But let’s do that as Indians; rather than Hindus and Muslims
My father’s best friend was a Muslim. It feels pretty darn weird to write that. And it feels like a betrayal of some kind to describe Masood Uncle as a Muslim; to see him through the prism of his religion; to reduce him to his religious identity. Especially since I never really saw him as ‘Muslim’. He was just ‘Masood Uncle’, the tall, shambolic man who grew up with my father in Lahore in Pre-Partition India, and whose visits I longed for when I was a kid.
Masood Uncle timed his visits to Calcutta around Eid, so that his wife could spend time with her family in the city. And in the run-up to the festival, we would all be geared up for a visit from the Masood family. They always arrived unannounced, laden with gifts, and stories from across the border.
My father’s face would light up on seeing the friend of his childhood joshing and joking with his children. We, in turn, would have a million questions about Pakistan, quizzing both men about their growing-up years. And once the fun and games were over, we would settle down to eat at a table groaning with food. It says something about their friendship that Masood Uncle – as dedicated a carnivore as any – showed every indication of enjoying the vegetarian fare on offer (my grandmother would not even allow eggs into the kitchen).
In all those years, it never ever occurred to me to think about Masood Uncle’s religion. Yes, he was a Muslim. That was clear. But it was also irrelevant. To me he was simply another adult who showed me love and affection, who had the most amazing anecdotes about my father, and who was a link to the past that my family had surrendered when they left their home after Partition.
So, why am I describing Masood Uncle as a Muslim today? Why am I even thinking of him as a ‘Muslim’ rather than just a person with whom my father shared a special bond? I managed to spend four decades of my life without doing that, so why start now?
Well, it was a trending hashtag that started this chain of thought. It exhorted those on social media to #TalkToAMuslim and was accompanied by pictures of people holding up placards saying things like “I am an Indian Muslim. I’m human too. You can talk to me.”
The hashtag was born out of the best of intentions: a desire to push back against the bigotry and intolerance that we see all around us today. But while I could see why it resonated with some people – both Hindus and Muslims – I couldn’t help feeling a bit disheartened by it.
It also set me thinking. Can we really fight the ‘othering’ of Muslims by reinforcing the perception of them as the ‘other’? Are we really helping by asking people to interact with Muslims just because they are, in fact, Muslim? And wouldn’t the people who respond to that exhortation be the ones who interact with Muslims in the normal course of events anyway? The ones who treat Muslims as aliens in our midst are unlikely to change their views because of a hashtag, no matter how long it trends on Twitter.
That’s as far as I got before another thought pushed itself into my brain. Maybe I come to this discussion from a place of privilege; maybe I don’t really see things the way Muslims who deal with everyday alienation do. As author Nazia Erum tweeted, “For those who believe the hashtag…is unnecessary, you need to turn in to conversations happening in your house, your kid’s classrooms and playgrounds. Otherization of Muslims is already complete. Demonization is what we are fight.”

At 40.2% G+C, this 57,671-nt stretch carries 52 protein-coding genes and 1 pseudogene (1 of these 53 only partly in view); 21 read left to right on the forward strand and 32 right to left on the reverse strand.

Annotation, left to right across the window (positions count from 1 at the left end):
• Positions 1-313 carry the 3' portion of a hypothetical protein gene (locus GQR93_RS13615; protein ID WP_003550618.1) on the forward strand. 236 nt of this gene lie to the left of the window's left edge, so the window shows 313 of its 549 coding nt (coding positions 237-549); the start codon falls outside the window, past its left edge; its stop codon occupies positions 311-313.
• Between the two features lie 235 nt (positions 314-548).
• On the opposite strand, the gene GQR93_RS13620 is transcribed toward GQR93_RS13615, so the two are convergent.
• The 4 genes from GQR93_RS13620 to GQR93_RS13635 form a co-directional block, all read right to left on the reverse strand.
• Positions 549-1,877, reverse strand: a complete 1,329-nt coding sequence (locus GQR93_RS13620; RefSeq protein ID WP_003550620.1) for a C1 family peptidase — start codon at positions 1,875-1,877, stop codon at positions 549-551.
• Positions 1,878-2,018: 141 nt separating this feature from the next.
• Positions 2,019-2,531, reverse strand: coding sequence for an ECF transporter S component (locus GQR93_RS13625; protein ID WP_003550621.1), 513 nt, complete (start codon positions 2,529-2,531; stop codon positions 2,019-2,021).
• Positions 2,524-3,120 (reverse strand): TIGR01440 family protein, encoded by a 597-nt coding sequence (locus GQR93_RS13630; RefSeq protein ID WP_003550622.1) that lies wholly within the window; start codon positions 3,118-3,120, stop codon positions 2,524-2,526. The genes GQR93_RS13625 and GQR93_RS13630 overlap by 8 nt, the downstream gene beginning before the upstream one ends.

But then, as if to prove the point that Muslims are not some homogenous monolith, came the comments from those within the community who had an opposing point of view.
Arfa Khanum Sherwani of The Wire tweeted, “I think what #TalkToAMuslim does is it hurts your self respect as a Muslim and dehumanizes you as an Indian. The bigotry and hatred is real but such response to it only stigmatizes the community. Don’t reduce Indians to their immediate religious identity. Don’t let them win.”
I could not agree more. The way to fight ‘otherization’ is by refusing to let people be categorized as the ‘other’ because of their religion identity. We need to see people as people, not as Hindus or Muslims, if we are going to battle the blatant bigotry we see around us.
I think my friend, Shahid Siddiqui, editor, Nai Duniya, put it best: “Talk to me if you respect me, if you enjoy my company, if you find me interesting, if you like me. I don’t want your charity or protection. I want respect as any other citizen of this great nation called India, Bharat or Hindustan.”
Shahid had a new hashtag for his tweet: #Don’tTalkToMeBecauseIAmMuslim . I have to agree. You should talk to Shahid because he is one of the brightest minds in the commentariat, the sharpest analyst of contemporary politics. And yes, he has a great sense of humour too. The fact that he is a Muslim is entirely incidental.
That’s exactly the point journalist Mahrukh Inayet made as well: “Like me. Don’t like me for my gender, my religion or my profession. Like me for who I am. And let’s please end this nonsensical conversation.”
There’s just one point where I would disagree with Mahrukh. We shouldn’t end the conversation, no matter how nonsensical it may seem. It is important to keep talking to each other. It is imperative to keep listening to each other. But let’s do it as Indians, not as Hindus and Muslims.
Let’s not worry about each other’s faith. Let us instead put our faith in humanity – and in common decency.